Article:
Thomas Beatty’s family was scattered in death: Thomas died at the age of 71 in Ireland, as did three daughters; his only son, William Dawson, died in Egypt; his eldest daughter died in Calcutta; another daughter died in London; and a daughter died in Scotland. It is not known where Thomas’s wife, Wilhelmina is buried.




Major General Robert Beatty’s eldest son, David (supposedly born 1876), seems to have gone AWOL, so I will start with Robert Pounden, who was born in Fort St. George, Madras, in 1880. When the family returned to Kingston, he enrolled in Trinity College, Dublin, to train in medicine.

In 1910, he had a brief fling with the army. Barely had his Lieutenancy in the Royal Army Medical Corps, serving with 1st South Western Mounted Brigade Field Ambulance, been announced in the London Gazette, when it was hastily cancelled, for whatever reason.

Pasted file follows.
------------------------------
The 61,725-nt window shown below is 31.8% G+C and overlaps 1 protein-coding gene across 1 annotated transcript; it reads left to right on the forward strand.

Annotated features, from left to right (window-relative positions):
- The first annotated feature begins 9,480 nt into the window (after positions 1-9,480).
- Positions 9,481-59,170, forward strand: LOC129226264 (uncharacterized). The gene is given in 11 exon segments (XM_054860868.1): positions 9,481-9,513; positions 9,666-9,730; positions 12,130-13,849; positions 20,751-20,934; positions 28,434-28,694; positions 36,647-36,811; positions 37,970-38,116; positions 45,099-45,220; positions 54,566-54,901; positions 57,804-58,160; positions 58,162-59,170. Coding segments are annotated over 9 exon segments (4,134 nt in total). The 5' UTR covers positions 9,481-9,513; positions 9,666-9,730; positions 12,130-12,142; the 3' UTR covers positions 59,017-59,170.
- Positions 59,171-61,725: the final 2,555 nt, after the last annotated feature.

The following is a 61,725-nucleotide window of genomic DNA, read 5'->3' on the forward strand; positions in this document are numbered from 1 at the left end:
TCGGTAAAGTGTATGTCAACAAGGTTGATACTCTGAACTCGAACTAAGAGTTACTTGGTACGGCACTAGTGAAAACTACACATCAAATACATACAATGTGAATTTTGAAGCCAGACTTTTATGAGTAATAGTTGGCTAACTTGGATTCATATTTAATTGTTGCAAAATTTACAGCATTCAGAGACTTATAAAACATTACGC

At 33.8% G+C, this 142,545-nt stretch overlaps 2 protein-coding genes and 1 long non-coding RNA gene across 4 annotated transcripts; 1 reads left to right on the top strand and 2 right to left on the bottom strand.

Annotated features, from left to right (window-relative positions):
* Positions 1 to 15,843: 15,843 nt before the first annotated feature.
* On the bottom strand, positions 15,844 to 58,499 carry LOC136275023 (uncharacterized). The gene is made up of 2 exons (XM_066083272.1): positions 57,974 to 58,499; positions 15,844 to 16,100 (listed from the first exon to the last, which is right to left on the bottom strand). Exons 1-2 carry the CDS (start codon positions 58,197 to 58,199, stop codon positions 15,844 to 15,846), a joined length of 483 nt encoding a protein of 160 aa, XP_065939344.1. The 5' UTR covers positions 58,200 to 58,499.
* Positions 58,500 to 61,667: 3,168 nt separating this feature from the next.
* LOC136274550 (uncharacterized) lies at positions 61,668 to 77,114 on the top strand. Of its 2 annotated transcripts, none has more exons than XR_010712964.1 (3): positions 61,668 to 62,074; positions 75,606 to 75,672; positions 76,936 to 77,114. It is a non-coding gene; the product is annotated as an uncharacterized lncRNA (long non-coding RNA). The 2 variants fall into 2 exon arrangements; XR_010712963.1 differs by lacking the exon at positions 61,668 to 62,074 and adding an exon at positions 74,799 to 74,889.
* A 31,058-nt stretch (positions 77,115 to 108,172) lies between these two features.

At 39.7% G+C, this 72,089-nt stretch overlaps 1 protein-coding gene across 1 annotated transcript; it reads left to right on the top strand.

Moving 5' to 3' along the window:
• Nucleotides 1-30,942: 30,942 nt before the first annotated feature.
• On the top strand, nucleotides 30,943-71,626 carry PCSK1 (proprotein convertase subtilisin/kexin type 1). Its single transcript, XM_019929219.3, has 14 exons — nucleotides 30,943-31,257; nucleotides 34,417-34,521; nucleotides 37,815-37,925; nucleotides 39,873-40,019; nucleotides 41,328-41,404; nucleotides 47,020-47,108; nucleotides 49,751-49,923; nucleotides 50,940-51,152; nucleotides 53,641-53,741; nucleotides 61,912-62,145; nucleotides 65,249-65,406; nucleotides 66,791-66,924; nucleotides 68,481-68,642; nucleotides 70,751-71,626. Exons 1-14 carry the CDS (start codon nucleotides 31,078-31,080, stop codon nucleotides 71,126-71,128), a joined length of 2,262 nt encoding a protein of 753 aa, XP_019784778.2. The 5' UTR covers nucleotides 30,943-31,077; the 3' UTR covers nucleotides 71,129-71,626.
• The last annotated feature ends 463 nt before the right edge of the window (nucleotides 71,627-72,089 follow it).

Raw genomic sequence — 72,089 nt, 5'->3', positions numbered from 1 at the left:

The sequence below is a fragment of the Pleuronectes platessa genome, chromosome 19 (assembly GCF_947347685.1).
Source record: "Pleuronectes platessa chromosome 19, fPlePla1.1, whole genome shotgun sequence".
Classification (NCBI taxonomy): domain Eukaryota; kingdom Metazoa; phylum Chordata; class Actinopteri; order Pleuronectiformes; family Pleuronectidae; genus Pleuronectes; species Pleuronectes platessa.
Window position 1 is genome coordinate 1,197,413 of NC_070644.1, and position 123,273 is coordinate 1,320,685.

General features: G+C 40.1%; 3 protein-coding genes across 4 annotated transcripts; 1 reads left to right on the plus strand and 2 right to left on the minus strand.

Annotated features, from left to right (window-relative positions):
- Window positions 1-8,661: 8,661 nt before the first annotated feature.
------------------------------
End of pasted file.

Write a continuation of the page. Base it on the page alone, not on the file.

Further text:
Instead of tending the wounded on the battlefields of Sinai and Palestine, he decided to go courting. Bertha Creagh from Listowel, County Kerry, caught his eye, so he married her in 1911. The couple had five children – four daughters and a son.

Robert Pounden resumed his medical career and, for a while, was in partnership with his brother, Frederick George, in Swindon. He died in Swindon at the age of 83 years and left his body to Cambridge University for medical research.

The Beattys’ only son, David Creagh, had a distinguished naval career, commanding such destroyers as HMS Brissenden and HMS Forrester, which assisted in the sinking of German submarines in WW2.